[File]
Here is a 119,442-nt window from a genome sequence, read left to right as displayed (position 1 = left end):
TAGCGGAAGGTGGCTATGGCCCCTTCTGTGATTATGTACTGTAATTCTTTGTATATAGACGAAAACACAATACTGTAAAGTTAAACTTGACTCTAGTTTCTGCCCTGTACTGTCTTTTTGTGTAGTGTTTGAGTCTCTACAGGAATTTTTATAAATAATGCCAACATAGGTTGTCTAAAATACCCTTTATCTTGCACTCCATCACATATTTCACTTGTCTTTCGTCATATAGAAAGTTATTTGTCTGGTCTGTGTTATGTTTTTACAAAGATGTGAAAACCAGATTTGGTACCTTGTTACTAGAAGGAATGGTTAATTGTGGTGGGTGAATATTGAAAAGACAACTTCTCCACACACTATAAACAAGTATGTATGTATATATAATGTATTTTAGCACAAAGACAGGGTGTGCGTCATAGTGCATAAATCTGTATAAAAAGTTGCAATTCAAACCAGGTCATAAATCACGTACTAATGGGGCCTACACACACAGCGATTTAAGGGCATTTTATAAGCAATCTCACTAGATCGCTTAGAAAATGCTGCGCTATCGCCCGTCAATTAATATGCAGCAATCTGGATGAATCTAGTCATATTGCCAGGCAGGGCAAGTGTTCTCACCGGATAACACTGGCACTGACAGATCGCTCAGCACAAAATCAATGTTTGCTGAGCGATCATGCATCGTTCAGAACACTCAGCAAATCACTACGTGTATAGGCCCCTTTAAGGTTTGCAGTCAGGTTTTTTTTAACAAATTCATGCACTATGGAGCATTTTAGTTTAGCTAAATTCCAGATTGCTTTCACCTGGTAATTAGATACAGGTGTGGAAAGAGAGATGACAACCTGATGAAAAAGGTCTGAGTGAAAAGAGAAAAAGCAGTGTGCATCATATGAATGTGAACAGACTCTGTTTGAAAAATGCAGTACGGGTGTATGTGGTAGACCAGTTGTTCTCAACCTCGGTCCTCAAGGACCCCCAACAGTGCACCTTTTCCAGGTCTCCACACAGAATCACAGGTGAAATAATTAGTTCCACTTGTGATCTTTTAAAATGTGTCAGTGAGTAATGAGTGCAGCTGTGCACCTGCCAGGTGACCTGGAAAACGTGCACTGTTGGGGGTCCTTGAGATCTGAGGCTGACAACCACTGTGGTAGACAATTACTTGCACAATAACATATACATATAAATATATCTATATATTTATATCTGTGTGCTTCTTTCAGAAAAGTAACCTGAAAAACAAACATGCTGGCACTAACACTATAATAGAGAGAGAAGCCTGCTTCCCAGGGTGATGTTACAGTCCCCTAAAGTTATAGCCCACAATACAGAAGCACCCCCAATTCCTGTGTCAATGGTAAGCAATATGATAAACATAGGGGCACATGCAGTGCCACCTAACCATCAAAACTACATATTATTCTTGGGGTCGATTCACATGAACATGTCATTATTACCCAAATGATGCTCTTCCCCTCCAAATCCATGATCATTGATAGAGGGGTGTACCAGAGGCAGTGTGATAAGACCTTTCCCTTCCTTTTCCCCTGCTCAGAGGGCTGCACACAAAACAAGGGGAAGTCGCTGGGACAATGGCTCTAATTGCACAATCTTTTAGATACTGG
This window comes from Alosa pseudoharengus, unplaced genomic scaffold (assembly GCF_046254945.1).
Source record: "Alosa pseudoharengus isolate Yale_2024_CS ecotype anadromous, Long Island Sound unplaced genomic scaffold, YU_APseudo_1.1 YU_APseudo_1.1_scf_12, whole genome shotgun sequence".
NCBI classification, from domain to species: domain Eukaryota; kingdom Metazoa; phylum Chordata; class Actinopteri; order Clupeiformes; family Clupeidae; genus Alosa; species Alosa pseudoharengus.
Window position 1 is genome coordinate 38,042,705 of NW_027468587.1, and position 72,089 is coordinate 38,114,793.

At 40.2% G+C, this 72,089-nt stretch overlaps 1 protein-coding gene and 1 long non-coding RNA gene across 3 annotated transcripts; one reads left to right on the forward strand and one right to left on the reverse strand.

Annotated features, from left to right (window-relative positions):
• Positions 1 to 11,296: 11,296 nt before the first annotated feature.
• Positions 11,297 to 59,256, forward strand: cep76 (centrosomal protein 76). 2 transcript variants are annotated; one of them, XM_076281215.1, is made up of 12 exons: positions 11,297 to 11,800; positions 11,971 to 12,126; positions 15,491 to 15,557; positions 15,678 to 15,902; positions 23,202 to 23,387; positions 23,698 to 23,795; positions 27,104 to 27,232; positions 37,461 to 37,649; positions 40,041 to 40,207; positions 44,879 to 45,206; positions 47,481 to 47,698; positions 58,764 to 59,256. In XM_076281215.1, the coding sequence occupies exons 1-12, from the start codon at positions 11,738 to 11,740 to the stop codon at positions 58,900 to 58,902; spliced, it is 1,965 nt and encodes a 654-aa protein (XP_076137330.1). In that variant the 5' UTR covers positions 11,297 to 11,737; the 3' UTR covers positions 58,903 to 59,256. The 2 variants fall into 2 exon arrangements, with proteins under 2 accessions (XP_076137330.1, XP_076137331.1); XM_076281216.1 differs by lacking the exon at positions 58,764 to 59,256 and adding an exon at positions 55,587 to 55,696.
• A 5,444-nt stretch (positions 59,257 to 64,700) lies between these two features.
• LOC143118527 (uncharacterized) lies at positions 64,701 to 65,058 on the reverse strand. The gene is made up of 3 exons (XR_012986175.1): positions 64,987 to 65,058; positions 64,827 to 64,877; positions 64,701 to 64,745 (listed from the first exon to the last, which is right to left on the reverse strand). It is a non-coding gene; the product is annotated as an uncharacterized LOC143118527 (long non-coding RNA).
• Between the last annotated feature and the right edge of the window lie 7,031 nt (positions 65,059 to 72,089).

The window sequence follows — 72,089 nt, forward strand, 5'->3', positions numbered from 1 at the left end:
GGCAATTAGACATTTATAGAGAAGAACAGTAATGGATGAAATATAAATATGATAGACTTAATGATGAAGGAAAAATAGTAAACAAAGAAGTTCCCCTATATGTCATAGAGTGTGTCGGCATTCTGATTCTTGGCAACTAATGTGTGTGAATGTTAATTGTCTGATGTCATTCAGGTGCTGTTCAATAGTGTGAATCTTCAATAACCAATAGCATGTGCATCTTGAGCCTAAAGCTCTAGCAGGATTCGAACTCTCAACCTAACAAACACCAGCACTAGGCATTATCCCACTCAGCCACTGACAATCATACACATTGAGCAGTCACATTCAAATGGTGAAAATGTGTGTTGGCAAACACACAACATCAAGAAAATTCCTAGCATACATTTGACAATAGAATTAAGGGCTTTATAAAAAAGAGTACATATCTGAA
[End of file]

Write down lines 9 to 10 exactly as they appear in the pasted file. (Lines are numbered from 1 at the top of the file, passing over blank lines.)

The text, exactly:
• Positions 1 to 11,296: 11,296 nt before the first annotated feature.
• Positions 11,297 to 59,256, forward strand: cep76 (centrosomal protein 76). 2 transcript variants are annotated; one of them, XM_076281215.1, is made up of 12 exons: positions 11,297 to 11,800; positions 11,971 to 12,126; positions 15,491 to 15,557; positions 15,678 to 15,902; positions 23,202 to 23,387; positions 23,698 to 23,795; positions 27,104 to 27,232; positions 37,461 to 37,649; positions 40,041 to 40,207; positions 44,879 to 45,206; positions 47,481 to 47,698; positions 58,764 to 59,256. In XM_076281215.1, the coding sequence occupies exons 1-12, from the start codon at positions 11,738 to 11,740 to the stop codon at positions 58,900 to 58,902; spliced, it is 1,965 nt and encodes a 654-aa protein (XP_076137330.1). In that variant the 5' UTR covers positions 11,297 to 11,737; the 3' UTR covers positions 58,903 to 59,256. The 2 variants fall into 2 exon arrangements, with proteins under 2 accessions (XP_076137330.1, XP_076137331.1); XM_076281216.1 differs by lacking the exon at positions 58,764 to 59,256 and adding an exon at positions 55,587 to 55,696.